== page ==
Moral responsibility for refugee crisis should be acknowledged


Moral responsibility for refugee crisis should be acknowledged


Watching the ongoing debate between US liberal and right-wing pundits in the mainstream media, one rarely gets the impression that Washington is responsible for the unfolding crisis in Central America. In fact, no other country is as accountable as the US for the Central American bedlam and resulting refugee crisis.
So why, despite the seemingly substantial ideological and political differences between right-wing Fox News and liberal CNN, are both media outlets working hard to safeguard their country’s dirty little secret?
In recent years, state and gang violence — coupled with extreme poverty — have forced hundreds of thousands of people to flee El Salvador, Guatemala, Nicaragua and Honduras, among other countries in Central and South America. Much of the mainstream US media, however, is rarely interested in the root cause of that reality.
Fox News is tirelessly peddling the offensive language used by the US administration, which perceives the refugees as criminals and terrorists who pose a threat to US national security. CNN, on the other hand, has labored to counter the growing anti-immigrant sentiments that have plagued the US. However, few in the liberal media have the courage to probe the story beyond convenient political rivalry, persisting in their hypocritical and insincere humanitarianism that is divorced from any meaningful political context.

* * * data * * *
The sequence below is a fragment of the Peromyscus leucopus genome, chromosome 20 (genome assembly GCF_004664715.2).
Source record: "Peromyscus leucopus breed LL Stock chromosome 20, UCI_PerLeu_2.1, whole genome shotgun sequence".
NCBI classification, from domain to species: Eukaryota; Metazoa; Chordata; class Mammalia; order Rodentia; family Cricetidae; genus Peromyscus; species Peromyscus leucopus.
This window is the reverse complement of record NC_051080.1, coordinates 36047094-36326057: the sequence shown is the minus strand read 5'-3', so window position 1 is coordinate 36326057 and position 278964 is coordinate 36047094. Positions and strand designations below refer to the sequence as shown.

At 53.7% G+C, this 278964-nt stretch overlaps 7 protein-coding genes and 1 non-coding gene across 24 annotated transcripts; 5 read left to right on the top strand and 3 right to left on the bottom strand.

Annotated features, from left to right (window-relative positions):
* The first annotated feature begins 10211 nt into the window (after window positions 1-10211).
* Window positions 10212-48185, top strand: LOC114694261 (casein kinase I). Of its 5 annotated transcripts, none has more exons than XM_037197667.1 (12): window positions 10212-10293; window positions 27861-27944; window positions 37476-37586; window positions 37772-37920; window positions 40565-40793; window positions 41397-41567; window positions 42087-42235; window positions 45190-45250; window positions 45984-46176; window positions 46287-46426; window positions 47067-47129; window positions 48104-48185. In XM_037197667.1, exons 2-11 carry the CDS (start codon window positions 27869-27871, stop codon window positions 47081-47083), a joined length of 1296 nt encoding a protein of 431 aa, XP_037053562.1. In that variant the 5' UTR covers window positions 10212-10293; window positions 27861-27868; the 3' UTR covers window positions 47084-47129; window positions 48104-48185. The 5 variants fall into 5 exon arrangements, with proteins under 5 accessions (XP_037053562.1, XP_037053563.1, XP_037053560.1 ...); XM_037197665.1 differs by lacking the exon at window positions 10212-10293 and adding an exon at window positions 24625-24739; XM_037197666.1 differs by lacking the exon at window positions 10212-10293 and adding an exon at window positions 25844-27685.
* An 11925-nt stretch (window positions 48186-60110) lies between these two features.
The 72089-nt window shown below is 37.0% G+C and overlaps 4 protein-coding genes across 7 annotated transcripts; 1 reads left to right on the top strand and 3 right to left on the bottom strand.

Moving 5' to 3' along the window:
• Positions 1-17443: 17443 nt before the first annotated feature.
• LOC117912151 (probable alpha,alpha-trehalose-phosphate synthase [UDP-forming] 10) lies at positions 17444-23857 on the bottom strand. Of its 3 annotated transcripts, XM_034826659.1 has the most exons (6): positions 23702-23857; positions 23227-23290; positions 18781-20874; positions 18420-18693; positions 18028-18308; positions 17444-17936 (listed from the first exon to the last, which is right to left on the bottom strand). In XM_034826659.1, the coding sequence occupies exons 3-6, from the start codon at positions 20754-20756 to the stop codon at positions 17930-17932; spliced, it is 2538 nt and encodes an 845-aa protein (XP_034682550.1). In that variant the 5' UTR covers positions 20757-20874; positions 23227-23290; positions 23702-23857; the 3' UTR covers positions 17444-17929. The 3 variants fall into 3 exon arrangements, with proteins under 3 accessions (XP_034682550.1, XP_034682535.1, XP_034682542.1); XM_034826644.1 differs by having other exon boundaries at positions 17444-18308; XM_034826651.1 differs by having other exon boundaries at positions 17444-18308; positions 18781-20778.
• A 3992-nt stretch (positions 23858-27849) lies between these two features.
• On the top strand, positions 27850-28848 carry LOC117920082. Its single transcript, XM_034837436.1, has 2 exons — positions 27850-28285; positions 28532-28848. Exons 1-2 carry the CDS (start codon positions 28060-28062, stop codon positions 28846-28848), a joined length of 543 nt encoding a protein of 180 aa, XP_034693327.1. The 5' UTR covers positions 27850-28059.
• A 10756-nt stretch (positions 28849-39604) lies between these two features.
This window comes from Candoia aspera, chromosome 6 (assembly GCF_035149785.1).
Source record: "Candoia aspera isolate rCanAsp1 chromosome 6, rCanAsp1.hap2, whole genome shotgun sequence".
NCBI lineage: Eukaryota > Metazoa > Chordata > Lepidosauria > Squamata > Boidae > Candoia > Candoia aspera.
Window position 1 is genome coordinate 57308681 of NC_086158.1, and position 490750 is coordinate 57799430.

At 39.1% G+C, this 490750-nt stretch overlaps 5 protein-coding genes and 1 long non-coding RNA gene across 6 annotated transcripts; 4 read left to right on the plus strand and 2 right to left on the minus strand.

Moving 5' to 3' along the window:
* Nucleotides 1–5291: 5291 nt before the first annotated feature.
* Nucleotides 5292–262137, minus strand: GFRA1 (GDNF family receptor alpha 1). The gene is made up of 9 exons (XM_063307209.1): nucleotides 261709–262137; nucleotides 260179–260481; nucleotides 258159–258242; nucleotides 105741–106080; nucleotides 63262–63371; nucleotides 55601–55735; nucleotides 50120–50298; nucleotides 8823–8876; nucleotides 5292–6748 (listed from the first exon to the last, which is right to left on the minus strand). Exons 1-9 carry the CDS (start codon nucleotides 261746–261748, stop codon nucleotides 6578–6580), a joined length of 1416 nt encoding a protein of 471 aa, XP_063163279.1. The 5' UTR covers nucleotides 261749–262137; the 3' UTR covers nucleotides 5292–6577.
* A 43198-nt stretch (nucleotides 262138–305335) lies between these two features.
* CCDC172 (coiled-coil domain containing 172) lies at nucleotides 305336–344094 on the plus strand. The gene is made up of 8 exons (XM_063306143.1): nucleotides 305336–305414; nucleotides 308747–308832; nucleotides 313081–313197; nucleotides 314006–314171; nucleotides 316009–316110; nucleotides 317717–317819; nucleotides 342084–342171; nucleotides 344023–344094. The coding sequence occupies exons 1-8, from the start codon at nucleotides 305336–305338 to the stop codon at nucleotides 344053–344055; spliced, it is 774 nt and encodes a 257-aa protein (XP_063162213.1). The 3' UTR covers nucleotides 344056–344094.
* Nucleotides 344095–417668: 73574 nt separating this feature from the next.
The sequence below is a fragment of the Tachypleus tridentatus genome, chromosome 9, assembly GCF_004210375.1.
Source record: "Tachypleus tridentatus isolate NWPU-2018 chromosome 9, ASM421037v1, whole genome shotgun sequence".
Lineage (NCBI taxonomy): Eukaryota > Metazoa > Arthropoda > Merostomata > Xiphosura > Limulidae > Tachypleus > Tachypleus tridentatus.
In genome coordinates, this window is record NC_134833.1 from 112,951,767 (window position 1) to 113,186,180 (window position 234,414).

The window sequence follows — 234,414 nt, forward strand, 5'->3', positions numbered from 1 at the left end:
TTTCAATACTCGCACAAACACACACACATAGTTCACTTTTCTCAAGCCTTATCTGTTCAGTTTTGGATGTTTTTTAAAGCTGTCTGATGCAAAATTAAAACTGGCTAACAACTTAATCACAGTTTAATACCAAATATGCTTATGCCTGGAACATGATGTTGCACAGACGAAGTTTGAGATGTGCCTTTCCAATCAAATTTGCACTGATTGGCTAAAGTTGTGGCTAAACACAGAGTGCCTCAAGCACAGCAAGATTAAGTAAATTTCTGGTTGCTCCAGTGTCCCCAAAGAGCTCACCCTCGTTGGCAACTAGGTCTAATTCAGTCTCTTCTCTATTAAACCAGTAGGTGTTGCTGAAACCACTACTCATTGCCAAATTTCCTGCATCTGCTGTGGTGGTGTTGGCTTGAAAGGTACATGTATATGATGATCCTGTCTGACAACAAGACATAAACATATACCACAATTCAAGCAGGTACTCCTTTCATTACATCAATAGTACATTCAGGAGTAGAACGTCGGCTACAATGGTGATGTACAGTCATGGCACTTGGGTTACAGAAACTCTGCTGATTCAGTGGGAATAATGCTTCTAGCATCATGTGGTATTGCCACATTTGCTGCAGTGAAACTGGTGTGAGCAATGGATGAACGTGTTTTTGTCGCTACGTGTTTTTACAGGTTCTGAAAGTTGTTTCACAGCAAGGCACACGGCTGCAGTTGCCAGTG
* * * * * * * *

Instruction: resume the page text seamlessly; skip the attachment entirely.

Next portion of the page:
The fact is the Central American refugee crisis is similar to the plethora of Middle East and Central Asian refugee crises of recent years. Mass migration is almost always the direct outcome of political meddling and military interventions. From Afghanistan to Iraq, Libya and Syria, millions of refugees have been forced — by circumstances beyond their control — to seek safety in some other country. Millions of Iraqis and Syrians found themselves in Lebanon, Jordan or Turkey, while a far smaller number trickled to Europe, all seeking safety from the grinding wars.